Telegraphic Address: ” Miller Brothers, Mitcham.”
Bankers: London County and Westminster Bank, Ltd.

Ravensbury Villas

The 1925 street directory describes the properties on the south side of Morden Road, heading west, away from the London Road.

Ravensbury terrace :
1, Mrs HIGGINS
2, Ernest NICHOLAS
3, Mrs. Annie OAKES, shopkeeper
4, Ernest TAMPLIN

Ravensbury tavern, George Thomas DEEPROSE

..here is Ravensbury grove

Ravensbury villas
1, George EDWARDS
2, William WOODCOCK & Son, decorators
3, John George ATKINSON
4, Thomas GREEN, cycle repairer

here is bridge over River Wandle ….

This 1910 OS map shows a terrace of 4 houses just past Ravensbury Grove.

1910 OS map

This terrace can be seen in this clip from a Merton Memories photo, which looks east along the Morden Road. On the left is the Ravensbury Tavern pub.

clip from Merton Memories, photo reference Mit_​TomFrancis_​A13, copyright London Borough of Merton.

Although the Merton Memories webpage says the photo is around 1900, the name of the licensee of the pub can be seen as John Dent, who was licensee to 1876.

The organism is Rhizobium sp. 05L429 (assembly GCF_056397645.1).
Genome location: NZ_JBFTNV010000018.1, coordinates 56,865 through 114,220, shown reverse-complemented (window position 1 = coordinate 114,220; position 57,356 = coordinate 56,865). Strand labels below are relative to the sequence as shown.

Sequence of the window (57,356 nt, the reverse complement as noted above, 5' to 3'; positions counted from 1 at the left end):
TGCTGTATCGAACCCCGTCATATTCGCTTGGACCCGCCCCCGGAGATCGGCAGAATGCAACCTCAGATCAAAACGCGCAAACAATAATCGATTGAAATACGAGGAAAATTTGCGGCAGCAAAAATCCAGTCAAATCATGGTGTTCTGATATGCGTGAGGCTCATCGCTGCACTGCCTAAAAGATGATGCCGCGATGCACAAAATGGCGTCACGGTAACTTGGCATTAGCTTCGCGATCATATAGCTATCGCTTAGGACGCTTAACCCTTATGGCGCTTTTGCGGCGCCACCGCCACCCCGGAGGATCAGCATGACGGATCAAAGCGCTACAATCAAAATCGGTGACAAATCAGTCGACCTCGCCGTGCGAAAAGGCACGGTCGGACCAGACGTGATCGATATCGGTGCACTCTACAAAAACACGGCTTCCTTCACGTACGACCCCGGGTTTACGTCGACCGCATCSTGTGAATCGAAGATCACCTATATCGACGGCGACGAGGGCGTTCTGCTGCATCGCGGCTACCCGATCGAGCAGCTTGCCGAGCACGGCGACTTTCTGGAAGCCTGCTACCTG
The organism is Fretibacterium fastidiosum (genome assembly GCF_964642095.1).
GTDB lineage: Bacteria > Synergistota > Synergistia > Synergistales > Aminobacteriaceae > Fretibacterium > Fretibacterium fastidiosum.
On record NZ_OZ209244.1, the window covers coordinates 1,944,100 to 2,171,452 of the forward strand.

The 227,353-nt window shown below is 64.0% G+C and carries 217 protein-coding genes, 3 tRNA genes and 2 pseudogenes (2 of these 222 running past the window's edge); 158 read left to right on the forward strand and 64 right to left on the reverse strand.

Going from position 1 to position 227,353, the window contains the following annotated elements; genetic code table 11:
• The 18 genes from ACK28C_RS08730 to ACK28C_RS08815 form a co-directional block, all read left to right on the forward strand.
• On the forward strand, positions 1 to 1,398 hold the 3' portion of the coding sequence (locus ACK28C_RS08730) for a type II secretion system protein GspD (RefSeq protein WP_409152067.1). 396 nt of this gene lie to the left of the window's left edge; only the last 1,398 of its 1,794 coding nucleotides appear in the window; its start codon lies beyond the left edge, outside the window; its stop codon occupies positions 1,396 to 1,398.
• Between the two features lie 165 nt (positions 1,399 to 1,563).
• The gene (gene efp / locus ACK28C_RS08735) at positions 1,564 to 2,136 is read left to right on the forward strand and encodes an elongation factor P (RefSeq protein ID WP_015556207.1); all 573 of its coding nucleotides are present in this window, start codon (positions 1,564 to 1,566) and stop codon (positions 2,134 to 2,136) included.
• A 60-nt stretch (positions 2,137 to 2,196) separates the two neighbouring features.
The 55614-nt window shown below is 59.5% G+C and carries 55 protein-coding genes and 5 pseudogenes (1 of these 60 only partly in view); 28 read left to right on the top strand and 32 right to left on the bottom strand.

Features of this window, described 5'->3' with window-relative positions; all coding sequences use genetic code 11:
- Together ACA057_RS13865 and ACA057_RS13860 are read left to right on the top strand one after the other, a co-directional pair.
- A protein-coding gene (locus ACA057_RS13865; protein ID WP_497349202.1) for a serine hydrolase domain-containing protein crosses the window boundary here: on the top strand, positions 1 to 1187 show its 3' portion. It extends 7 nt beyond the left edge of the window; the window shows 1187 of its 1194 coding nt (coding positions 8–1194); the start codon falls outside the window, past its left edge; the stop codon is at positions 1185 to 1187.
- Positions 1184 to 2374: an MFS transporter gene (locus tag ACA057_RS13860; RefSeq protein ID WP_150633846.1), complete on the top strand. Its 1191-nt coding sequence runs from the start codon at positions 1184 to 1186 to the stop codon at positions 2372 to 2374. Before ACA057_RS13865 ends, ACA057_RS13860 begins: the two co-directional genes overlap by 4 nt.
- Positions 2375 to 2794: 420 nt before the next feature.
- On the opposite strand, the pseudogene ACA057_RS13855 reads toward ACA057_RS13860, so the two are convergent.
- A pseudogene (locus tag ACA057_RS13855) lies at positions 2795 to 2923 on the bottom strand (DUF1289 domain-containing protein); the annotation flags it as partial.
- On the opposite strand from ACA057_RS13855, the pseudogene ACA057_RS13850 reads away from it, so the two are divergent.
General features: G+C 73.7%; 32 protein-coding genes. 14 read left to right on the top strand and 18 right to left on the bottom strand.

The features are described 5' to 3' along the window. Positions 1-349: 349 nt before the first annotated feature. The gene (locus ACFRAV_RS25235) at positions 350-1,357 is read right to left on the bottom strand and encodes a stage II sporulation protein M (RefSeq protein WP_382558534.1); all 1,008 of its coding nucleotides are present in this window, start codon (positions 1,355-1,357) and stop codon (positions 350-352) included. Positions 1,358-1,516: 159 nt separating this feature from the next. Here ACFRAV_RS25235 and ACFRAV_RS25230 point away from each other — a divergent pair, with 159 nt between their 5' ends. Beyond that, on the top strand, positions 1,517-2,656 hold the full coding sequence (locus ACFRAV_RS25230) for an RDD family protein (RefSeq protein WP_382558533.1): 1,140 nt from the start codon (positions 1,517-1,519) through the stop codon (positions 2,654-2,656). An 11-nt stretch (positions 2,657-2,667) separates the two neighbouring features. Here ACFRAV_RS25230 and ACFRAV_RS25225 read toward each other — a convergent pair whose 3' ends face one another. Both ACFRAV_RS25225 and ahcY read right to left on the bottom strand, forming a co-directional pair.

News Articles
From the Surrey Advertiser, Saturday 11th April 1874, via the British Newspaper Archives

At Nominal Reserves.— Mitcham, Surrey.

—Nineteen Villa Residences and Cottages, in the road, Mitcham, a most healthy locality, five minutes’ walk from the railway station.

MR. S. WALKER will Sell by Auction, at the Mart, on MONDAY, April 13, twelve for one, Nineteen Leasehold Villas and Cottages, known as Nos. 1, 2, 3, and 4, Ravensbury villas, term 91 years, ground rent £4 year each, estimated value £25 a year each ; eight Cottages, Nos. 2 to 16 (even numbers). Ravensbury grove, term 90 years, ground rent £20, producing £125 16s. per annum; and seven Cottages in Ravensbury-road, estimated to produce £80 a year, together with an improved ground rent of £3 10s. per annum, secured in seven adjoining cottages.

May be viewed, and particulars and conditions of sale obtained of R. Miller, Esq., Solicitor. 6, Copthall-court, E.C ; of Mr. John Wade, House Agent, Lower-green, Mitcham ; and the Auctioneer’s Offices, 61, Coleman-street, Bank, E.C.

Croydon Advertiser and East Surrey Reporter – Saturday 15 April 1876

MITCHAM.
A Troublesome Fellow.